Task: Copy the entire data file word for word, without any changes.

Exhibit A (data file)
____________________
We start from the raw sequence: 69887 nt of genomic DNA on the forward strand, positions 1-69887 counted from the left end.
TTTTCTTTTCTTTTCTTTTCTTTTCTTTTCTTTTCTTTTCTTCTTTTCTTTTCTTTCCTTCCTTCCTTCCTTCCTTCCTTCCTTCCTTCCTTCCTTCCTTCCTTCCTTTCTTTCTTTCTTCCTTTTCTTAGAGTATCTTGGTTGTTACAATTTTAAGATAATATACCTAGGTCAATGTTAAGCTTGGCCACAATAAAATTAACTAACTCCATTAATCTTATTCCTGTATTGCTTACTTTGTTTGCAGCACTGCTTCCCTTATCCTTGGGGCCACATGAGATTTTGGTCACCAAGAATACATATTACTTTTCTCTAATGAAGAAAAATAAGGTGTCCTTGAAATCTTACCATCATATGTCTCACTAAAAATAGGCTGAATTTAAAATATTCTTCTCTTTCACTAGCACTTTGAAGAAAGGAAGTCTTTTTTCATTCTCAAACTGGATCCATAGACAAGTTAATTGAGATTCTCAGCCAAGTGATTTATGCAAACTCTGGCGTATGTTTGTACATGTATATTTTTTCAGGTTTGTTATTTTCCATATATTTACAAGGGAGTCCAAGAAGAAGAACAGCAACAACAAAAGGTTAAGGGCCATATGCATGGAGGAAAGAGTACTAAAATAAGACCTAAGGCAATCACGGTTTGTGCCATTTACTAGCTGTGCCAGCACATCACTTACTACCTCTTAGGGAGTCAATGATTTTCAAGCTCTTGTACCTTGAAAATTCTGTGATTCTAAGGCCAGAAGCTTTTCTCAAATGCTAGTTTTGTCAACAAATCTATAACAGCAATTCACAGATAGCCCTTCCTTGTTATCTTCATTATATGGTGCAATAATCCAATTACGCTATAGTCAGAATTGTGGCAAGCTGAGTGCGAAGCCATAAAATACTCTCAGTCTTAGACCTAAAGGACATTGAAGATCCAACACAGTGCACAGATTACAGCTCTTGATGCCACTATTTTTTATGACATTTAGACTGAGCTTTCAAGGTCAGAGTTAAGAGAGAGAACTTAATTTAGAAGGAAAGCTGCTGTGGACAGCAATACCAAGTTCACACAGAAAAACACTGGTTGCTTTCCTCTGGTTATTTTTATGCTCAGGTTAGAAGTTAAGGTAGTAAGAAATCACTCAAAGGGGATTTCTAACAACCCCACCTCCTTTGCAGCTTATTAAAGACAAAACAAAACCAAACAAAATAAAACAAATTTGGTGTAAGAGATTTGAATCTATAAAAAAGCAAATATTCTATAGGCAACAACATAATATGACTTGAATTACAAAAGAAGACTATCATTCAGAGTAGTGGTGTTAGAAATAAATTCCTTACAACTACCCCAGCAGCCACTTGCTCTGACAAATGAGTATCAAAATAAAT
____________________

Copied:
We start from the raw sequence: 69887 nt of genomic DNA on the forward strand, positions 1-69887 counted from the left end.
TTTTCTTTTCTTTTCTTTTCTTTTCTTTTCTTTTCTTTTCTTCTTTTCTTTTCTTTCCTTCCTTCCTTCCTTCCTTCCTTCCTTCCTTCCTTCCTTCCTTCCTTCCTTTCTTTCTTTCTTCCTTTTCTTAGAGTATCTTGGTTGTTACAATTTTAAGATAATATACCTAGGTCAATGTTAAGCTTGGCCACAATAAAATTAACTAACTCCATTAATCTTATTCCTGTATTGCTTACTTTGTTTGCAGCACTGCTTCCCTTATCCTTGGGGCCACATGAGATTTTGGTCACCAAGAATACATATTACTTTTCTCTAATGAAGAAAAATAAGGTGTCCTTGAAATCTTACCATCATATGTCTCACTAAAAATAGGCTGAATTTAAAATATTCTTCTCTTTCACTAGCACTTTGAAGAAAGGAAGTCTTTTTTCATTCTCAAACTGGATCCATAGACAAGTTAATTGAGATTCTCAGCCAAGTGATTTATGCAAACTCTGGCGTATGTTTGTACATGTATATTTTTTCAGGTTTGTTATTTTCCATATATTTACAAGGGAGTCCAAGAAGAAGAACAGCAACAACAAAAGGTTAAGGGCCATATGCATGGAGGAAAGAGTACTAAAATAAGACCTAAGGCAATCACGGTTTGTGCCATTTACTAGCTGTGCCAGCACATCACTTACTACCTCTTAGGGAGTCAATGATTTTCAAGCTCTTGTACCTTGAAAATTCTGTGATTCTAAGGCCAGAAGCTTTTCTCAAATGCTAGTTTTGTCAACAAATCTATAACAGCAATTCACAGATAGCCCTTCCTTGTTATCTTCATTATATGGTGCAATAATCCAATTACGCTATAGTCAGAATTGTGGCAAGCTGAGTGCGAAGCCATAAAATACTCTCAGTCTTAGACCTAAAGGACATTGAAGATCCAACACAGTGCACAGATTACAGCTCTTGATGCCACTATTTTTTATGACATTTAGACTGAGCTTTCAAGGTCAGAGTTAAGAGAGAGAACTTAATTTAGAAGGAAAGCTGCTGTGGACAGCAATACCAAGTTCACACAGAAAAACACTGGTTGCTTTCCTCTGGTTATTTTTATGCTCAGGTTAGAAGTTAAGGTAGTAAGAAATCACTCAAAGGGGATTTCTAACAACCCCACCTCCTTTGCAGCTTATTAAAGACAAAACAAAACCAAACAAAATAAAACAAATTTGGTGTAAGAGATTTGAATCTATAAAAAAGCAAATATTCTATAGGCAACAACATAATATGACTTGAATTACAAAAGAAGACTATCATTCAGAGTAGTGGTGTTAGAAATAAATTCCTTACAACTACCCCAGCAGCCACTTGCTCTGACAAATGAGTATCAAAATAAAT